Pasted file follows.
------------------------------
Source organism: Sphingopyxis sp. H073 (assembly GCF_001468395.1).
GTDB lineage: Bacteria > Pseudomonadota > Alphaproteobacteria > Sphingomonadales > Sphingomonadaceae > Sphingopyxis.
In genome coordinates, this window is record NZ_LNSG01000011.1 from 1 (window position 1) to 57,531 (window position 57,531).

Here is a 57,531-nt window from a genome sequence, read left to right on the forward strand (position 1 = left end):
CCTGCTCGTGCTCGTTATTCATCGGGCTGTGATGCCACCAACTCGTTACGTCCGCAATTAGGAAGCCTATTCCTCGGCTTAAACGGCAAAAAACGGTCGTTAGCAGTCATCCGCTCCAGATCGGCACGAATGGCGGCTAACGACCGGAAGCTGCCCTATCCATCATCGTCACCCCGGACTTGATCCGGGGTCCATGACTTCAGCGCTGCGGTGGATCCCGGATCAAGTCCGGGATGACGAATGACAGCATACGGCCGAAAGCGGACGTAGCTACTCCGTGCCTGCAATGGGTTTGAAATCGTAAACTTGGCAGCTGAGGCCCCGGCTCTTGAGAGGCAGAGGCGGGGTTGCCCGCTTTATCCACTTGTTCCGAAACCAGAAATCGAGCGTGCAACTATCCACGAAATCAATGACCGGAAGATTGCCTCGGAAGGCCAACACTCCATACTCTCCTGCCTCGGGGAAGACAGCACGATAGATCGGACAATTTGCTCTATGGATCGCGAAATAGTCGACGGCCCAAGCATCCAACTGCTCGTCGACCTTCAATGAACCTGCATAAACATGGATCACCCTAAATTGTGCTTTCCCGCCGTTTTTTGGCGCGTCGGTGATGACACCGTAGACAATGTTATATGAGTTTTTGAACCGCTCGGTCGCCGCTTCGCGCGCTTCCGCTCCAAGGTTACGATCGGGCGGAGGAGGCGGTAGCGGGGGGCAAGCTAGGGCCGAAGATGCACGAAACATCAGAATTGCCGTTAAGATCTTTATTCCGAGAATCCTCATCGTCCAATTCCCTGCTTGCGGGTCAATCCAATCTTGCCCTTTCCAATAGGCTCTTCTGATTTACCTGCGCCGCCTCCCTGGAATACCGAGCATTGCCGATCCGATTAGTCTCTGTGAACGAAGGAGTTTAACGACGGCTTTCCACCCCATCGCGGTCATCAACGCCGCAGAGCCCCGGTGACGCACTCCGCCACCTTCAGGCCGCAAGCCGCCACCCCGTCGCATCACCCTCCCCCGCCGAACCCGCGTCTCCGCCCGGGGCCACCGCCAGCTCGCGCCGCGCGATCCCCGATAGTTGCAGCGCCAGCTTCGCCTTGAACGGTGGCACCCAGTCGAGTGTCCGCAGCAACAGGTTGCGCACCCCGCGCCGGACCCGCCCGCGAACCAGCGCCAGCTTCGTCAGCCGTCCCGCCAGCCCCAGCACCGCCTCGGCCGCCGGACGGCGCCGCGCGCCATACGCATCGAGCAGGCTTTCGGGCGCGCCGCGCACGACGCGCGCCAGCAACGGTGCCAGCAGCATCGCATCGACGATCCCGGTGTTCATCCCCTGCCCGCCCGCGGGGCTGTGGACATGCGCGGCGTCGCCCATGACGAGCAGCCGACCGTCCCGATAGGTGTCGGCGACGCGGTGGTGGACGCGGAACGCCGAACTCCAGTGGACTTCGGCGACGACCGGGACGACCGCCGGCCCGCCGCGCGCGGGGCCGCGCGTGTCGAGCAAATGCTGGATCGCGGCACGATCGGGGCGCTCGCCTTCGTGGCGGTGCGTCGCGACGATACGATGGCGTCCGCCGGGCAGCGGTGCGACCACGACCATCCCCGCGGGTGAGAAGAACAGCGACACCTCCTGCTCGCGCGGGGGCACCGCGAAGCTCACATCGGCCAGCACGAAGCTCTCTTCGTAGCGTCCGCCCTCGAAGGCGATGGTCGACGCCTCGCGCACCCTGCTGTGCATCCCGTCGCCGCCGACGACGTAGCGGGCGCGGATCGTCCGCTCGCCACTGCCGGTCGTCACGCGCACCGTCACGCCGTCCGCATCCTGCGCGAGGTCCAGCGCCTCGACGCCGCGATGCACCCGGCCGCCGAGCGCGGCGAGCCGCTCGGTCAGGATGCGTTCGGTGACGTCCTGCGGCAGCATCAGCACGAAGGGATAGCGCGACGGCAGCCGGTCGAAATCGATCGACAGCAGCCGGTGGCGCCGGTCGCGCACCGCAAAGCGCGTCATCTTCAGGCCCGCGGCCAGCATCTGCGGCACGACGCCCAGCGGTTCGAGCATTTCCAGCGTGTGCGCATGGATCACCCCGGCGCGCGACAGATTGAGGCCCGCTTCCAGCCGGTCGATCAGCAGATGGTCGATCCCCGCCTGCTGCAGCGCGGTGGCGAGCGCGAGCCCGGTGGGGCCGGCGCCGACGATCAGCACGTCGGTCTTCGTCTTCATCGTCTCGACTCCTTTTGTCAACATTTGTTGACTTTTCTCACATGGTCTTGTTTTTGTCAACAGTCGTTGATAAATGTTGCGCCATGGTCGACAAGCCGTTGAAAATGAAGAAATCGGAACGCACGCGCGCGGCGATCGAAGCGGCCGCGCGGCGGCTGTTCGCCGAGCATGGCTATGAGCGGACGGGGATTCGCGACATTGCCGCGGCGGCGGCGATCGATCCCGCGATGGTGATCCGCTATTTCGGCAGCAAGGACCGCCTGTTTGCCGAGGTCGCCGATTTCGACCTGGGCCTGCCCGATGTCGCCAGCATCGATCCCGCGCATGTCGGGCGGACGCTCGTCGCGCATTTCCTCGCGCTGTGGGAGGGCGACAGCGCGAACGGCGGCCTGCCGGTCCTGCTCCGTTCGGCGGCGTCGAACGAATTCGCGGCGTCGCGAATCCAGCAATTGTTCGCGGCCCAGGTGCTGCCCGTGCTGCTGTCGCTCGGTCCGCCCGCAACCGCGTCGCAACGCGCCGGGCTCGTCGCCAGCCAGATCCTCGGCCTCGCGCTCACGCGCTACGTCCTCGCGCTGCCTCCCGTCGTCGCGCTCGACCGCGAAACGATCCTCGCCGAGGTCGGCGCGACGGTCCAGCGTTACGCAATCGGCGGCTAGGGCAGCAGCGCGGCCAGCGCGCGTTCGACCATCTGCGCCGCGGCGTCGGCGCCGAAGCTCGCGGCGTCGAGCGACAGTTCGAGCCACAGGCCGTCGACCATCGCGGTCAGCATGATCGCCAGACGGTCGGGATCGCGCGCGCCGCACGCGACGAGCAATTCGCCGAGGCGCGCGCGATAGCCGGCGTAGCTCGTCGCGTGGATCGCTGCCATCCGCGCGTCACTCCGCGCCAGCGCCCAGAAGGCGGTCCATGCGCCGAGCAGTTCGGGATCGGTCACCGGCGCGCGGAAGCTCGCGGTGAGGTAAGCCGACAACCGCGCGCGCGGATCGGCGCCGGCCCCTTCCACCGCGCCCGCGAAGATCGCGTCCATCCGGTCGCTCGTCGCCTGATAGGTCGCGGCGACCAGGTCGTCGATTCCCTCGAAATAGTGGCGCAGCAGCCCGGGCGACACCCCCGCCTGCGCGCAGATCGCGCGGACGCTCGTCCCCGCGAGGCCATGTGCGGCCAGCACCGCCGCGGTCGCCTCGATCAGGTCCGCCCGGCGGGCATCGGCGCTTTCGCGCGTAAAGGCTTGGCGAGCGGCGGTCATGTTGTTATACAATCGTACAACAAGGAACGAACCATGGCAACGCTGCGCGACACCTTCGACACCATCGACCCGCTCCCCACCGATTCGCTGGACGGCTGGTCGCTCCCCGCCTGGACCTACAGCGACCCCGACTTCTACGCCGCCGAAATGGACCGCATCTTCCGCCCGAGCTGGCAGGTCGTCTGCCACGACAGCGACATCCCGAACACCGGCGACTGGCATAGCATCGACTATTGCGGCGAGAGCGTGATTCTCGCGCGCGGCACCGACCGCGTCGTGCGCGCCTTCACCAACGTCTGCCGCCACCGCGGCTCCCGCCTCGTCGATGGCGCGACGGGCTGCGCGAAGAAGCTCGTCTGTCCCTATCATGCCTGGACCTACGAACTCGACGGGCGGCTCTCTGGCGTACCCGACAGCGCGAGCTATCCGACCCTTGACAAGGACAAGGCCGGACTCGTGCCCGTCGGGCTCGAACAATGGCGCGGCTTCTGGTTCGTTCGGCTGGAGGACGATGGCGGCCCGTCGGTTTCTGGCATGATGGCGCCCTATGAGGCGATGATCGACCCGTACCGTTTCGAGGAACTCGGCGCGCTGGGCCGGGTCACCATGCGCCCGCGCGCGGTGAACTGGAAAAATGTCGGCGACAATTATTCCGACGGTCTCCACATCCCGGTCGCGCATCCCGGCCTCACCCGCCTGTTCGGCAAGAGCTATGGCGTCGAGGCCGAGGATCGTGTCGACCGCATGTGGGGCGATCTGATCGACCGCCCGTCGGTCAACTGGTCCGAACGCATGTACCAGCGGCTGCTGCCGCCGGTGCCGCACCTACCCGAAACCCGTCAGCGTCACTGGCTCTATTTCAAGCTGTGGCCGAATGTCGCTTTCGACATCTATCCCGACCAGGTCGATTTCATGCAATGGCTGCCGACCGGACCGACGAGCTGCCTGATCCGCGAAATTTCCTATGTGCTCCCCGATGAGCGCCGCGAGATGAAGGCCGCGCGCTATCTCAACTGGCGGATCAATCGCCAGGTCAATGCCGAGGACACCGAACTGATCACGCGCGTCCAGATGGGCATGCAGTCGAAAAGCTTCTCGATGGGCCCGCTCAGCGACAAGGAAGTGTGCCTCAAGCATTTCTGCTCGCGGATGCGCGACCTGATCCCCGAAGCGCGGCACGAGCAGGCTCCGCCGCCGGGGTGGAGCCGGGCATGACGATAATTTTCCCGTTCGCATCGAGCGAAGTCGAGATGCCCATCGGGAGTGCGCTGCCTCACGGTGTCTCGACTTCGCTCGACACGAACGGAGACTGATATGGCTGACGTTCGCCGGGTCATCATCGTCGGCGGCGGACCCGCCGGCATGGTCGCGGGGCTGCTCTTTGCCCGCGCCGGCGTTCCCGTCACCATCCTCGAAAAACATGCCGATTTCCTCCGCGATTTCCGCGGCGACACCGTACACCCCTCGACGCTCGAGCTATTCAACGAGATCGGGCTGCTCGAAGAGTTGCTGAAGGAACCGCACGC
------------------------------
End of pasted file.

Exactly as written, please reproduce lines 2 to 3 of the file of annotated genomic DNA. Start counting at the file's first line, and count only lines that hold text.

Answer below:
GTDB lineage: Bacteria > Pseudomonadota > Alphaproteobacteria > Sphingomonadales > Sphingomonadaceae > Sphingopyxis.
In genome coordinates, this window is record NZ_LNSG01000011.1 from 1 (window position 1) to 57,531 (window position 57,531).